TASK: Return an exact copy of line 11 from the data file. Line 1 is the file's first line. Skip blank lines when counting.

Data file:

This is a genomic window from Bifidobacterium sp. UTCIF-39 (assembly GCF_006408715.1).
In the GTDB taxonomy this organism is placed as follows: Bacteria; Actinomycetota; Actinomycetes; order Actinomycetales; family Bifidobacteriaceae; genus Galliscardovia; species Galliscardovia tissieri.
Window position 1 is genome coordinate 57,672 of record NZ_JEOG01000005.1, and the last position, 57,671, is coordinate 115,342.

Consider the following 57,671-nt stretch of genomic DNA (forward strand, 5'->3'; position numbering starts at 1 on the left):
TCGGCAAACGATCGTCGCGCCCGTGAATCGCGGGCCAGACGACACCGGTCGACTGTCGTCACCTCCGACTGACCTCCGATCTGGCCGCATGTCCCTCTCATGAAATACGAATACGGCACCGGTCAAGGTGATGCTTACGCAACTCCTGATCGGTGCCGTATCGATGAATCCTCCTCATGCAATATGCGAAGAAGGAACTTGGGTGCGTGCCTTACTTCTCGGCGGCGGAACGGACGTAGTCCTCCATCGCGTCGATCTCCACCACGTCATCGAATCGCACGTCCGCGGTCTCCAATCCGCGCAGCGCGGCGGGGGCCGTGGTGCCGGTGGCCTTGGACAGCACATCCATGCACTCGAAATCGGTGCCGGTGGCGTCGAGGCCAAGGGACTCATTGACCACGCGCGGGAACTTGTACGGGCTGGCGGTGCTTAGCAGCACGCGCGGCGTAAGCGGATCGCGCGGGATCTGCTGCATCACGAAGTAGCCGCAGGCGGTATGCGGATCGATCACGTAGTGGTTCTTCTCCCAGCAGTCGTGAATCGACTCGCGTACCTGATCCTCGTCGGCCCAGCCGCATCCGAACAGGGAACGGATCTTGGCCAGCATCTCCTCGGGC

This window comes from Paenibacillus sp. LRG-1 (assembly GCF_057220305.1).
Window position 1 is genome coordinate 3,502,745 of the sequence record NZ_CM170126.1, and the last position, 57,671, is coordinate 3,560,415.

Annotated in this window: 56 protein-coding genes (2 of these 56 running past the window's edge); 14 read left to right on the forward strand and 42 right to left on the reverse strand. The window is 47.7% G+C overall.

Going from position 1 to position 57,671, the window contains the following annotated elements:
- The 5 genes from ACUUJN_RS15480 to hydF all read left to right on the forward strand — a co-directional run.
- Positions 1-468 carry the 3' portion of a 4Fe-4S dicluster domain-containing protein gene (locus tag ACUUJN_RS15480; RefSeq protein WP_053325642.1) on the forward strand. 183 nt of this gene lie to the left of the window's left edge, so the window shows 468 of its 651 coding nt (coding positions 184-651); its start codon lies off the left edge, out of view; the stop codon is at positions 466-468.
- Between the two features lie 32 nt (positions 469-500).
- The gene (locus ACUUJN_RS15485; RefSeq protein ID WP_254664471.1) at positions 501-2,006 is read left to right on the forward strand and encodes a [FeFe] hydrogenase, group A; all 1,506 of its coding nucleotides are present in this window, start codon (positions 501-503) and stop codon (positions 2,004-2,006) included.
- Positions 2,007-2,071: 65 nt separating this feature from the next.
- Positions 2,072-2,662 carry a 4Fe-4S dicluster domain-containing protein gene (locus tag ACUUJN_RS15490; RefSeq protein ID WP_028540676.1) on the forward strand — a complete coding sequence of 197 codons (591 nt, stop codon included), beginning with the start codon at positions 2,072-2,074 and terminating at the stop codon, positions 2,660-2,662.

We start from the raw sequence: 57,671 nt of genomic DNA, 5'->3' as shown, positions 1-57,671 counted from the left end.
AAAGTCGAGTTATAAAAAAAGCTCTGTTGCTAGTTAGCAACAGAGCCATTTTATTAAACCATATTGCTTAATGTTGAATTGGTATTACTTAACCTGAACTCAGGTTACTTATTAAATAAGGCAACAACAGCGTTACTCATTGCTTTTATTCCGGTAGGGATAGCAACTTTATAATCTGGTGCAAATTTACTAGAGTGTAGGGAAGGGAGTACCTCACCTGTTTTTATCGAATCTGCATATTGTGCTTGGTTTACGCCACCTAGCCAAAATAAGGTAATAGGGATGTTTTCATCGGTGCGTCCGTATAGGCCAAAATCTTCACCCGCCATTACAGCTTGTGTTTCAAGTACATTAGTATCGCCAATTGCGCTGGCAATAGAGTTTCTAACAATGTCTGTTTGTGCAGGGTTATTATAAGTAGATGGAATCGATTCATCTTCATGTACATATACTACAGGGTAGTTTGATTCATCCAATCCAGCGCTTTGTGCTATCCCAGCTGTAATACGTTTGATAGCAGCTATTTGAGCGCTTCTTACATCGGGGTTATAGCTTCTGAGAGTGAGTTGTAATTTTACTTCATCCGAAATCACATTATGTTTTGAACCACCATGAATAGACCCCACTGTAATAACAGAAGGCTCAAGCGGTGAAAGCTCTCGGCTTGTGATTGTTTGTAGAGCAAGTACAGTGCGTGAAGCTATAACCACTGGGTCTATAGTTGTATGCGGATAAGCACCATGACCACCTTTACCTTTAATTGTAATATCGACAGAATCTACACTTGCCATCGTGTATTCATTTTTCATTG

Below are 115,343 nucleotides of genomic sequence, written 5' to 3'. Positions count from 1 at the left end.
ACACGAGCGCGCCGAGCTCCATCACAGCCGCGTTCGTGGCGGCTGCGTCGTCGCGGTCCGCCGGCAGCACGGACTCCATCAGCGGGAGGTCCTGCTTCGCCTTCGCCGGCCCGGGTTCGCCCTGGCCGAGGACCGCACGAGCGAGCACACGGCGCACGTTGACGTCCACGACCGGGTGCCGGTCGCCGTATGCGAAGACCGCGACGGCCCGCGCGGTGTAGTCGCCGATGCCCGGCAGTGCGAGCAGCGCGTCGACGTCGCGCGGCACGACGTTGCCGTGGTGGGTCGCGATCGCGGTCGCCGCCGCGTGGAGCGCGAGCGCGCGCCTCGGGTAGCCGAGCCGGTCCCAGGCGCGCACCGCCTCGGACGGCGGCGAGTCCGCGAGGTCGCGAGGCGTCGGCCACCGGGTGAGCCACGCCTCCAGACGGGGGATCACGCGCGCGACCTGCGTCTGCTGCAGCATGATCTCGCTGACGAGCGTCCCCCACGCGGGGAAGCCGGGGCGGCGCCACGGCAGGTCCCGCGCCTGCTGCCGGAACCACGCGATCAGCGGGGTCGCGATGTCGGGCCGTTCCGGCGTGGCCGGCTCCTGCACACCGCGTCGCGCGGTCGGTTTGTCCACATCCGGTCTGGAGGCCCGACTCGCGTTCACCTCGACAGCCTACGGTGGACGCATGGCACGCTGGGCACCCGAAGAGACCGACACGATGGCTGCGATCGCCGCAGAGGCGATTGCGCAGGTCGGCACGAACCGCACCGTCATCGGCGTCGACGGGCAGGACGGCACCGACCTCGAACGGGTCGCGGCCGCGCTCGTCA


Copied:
- Positions 1-468 carry the 3' portion of a 4Fe-4S dicluster domain-containing protein gene (locus tag ACUUJN_RS15480; RefSeq protein WP_053325642.1) on the forward strand. 183 nt of this gene lie to the left of the window's left edge, so the window shows 468 of its 651 coding nt (coding positions 184-651); its start codon lies off the left edge, out of view; the stop codon is at positions 466-468.